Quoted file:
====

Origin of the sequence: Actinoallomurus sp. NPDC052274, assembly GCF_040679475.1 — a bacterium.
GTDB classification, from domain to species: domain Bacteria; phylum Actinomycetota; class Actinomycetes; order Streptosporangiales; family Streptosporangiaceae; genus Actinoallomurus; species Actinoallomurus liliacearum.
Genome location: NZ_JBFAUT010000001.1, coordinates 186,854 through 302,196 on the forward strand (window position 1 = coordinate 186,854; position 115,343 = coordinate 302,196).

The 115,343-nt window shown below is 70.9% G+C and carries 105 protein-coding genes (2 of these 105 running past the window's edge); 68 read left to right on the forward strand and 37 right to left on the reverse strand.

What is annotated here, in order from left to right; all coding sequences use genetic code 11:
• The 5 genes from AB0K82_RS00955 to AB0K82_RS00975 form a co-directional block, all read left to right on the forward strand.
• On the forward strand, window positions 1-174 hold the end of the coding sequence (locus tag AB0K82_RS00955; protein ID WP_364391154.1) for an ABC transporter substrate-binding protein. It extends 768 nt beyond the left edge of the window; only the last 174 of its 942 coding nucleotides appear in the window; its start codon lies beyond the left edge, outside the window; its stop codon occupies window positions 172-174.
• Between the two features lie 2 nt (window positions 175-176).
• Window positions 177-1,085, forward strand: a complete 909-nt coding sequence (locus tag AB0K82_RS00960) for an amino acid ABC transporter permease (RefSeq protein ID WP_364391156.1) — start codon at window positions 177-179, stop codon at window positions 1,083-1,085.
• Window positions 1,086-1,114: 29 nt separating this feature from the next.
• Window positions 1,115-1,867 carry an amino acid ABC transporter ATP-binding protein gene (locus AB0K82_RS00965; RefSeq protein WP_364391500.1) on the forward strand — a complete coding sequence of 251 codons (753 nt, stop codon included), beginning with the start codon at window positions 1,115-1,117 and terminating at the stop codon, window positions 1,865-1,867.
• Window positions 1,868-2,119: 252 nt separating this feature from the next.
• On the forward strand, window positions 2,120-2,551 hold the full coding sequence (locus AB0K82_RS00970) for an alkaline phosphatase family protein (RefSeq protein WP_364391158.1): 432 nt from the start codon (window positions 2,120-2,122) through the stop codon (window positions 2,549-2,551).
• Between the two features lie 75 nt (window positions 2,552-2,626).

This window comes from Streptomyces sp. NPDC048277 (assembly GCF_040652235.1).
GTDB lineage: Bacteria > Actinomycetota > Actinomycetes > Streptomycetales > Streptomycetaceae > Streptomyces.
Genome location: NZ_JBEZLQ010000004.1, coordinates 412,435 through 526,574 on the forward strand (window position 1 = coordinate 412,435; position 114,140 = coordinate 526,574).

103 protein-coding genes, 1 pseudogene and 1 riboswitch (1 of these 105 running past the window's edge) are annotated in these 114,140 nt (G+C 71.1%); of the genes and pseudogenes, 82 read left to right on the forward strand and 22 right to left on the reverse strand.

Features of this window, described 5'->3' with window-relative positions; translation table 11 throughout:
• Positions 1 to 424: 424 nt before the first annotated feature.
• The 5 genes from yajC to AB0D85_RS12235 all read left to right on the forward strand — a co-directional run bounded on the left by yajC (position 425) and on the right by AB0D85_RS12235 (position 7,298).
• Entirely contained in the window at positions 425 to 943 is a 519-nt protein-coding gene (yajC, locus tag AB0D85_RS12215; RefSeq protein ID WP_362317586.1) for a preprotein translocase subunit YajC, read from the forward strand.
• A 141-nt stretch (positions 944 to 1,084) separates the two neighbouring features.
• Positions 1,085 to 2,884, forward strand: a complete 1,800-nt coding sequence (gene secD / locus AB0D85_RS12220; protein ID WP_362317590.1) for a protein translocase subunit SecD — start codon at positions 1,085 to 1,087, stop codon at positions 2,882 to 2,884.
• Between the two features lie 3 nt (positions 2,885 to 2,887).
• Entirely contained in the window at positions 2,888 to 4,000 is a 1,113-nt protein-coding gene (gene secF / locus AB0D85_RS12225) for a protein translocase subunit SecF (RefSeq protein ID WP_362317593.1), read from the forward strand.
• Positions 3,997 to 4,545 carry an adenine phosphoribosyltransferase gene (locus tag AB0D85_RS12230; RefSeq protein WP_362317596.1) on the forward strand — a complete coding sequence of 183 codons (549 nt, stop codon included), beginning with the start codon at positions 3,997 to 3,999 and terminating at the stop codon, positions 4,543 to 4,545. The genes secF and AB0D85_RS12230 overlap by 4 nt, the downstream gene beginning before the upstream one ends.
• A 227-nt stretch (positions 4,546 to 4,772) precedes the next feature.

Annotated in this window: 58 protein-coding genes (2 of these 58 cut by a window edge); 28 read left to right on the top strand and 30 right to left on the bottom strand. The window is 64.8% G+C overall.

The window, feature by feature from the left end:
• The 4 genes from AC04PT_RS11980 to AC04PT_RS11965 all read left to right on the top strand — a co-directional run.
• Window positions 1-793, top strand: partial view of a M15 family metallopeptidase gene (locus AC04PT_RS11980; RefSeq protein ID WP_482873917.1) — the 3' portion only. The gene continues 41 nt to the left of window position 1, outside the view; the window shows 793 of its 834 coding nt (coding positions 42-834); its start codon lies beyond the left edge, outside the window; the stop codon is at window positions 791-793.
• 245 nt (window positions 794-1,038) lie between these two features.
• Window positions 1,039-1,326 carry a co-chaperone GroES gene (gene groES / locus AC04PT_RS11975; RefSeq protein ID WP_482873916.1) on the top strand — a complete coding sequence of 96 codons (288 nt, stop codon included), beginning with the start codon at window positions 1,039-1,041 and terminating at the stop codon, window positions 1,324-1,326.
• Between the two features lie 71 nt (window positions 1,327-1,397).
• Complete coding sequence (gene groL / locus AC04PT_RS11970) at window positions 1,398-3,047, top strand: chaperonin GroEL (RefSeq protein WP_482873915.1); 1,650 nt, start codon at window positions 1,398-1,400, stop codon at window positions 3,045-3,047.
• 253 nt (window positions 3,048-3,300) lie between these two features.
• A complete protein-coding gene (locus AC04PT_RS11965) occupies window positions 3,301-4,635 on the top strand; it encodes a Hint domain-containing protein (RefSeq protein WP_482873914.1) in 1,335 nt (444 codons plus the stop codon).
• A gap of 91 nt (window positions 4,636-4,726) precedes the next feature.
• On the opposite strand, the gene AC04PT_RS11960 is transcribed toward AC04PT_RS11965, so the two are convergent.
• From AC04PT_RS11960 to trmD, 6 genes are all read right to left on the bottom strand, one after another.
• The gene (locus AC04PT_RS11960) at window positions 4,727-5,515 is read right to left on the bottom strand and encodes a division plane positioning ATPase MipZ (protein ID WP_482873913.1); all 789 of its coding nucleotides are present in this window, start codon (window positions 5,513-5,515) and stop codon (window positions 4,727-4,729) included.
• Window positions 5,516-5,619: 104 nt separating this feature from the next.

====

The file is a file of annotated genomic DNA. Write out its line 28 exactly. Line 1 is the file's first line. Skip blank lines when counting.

• A 227-nt stretch (positions 4,546 to 4,772) precedes the next feature.